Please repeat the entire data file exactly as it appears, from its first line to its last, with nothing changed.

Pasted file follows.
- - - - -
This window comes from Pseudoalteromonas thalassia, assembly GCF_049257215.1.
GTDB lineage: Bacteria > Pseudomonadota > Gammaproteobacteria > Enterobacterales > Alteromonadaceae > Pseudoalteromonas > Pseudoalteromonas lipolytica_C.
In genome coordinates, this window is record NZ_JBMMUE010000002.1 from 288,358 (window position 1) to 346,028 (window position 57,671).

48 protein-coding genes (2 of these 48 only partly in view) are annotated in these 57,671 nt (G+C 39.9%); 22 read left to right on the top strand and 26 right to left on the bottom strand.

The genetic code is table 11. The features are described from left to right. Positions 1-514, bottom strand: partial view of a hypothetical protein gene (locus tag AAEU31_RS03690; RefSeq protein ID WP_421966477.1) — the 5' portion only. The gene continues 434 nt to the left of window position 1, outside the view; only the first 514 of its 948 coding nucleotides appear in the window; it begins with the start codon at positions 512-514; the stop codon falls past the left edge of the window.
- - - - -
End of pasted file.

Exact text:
This window comes from Pseudoalteromonas thalassia, assembly GCF_049257215.1.
GTDB lineage: Bacteria > Pseudomonadota > Gammaproteobacteria > Enterobacterales > Alteromonadaceae > Pseudoalteromonas > Pseudoalteromonas lipolytica_C.
In genome coordinates, this window is record NZ_JBMMUE010000002.1 from 288,358 (window position 1) to 346,028 (window position 57,671).

48 protein-coding genes (2 of these 48 only partly in view) are annotated in these 57,671 nt (G+C 39.9%); 22 read left to right on the top strand and 26 right to left on the bottom strand.

The genetic code is table 11. The features are described from left to right. Positions 1-514, bottom strand: partial view of a hypothetical protein gene (locus tag AAEU31_RS03690; RefSeq protein ID WP_421966477.1) — the 5' portion only. The gene continues 434 nt to the left of window position 1, outside the view; only the first 514 of its 948 coding nucleotides appear in the window; it begins with the start codon at positions 512-514; the stop codon falls past the left edge of the window.